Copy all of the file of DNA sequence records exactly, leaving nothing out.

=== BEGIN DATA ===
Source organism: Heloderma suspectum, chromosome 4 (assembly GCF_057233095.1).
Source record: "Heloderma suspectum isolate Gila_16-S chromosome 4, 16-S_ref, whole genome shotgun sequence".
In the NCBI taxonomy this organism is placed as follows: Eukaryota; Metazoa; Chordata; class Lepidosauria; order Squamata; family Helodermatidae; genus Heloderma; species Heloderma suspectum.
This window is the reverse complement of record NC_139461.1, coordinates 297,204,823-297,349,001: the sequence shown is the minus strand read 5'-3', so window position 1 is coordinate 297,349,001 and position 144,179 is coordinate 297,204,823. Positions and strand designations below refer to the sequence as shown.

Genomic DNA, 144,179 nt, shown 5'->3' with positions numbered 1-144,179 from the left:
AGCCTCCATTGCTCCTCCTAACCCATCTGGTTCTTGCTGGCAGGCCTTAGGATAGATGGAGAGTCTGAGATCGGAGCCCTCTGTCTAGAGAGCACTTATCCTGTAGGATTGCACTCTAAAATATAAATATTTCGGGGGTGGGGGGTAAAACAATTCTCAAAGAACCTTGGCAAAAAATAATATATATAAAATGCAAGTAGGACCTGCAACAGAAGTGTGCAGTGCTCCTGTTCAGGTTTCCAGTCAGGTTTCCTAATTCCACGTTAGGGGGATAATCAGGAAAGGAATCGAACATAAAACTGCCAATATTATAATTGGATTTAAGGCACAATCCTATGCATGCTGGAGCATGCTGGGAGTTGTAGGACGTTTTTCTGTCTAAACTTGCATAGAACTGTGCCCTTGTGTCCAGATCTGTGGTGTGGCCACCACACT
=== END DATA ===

Source organism: Heloderma suspectum, chromosome 4 (assembly GCF_057233095.1).
Source record: "Heloderma suspectum isolate Gila_16-S chromosome 4, 16-S_ref, whole genome shotgun sequence".
In the NCBI taxonomy this organism is placed as follows: Eukaryota; Metazoa; Chordata; class Lepidosauria; order Squamata; family Helodermatidae; genus Heloderma; species Heloderma suspectum.
This window is the reverse complement of record NC_139461.1, coordinates 297,204,823-297,349,001: the sequence shown is the minus strand read 5'-3', so window position 1 is coordinate 297,349,001 and position 144,179 is coordinate 297,204,823. Positions and strand designations below refer to the sequence as shown.

Genomic DNA, 144,179 nt, shown 5'->3' with positions numbered 1-144,179 from the left:
AGCCTCCATTGCTCCTCCTAACCCATCTGGTTCTTGCTGGCAGGCCTTAGGATAGATGGAGAGTCTGAGATCGGAGCCCTCTGTCTAGAGAGCACTTATCCTGTAGGATTGCACTCTAAAATATAAATATTTCGGGGGTGGGGGGTAAAACAATTCTCAAAGAACCTTGGCAAAAAATAATATATATAAAATGCAAGTAGGACCTGCAACAGAAGTGTGCAGTGCTCCTGTTCAGGTTTCCAGTCAGGTTTCCTAATTCCACGTTAGGGGGATAATCAGGAAAGGAATCGAACATAAAACTGCCAATATTATAATTGGATTTAAGGCACAATCCTATGCATGCTGGAGCATGCTGGGAGTTGTAGGACGTTTTTCTGTCTAAACTTGCATAGAACTGTGCCCTTGTGTCCAGATCTGTGGTGTGGCCACCACACT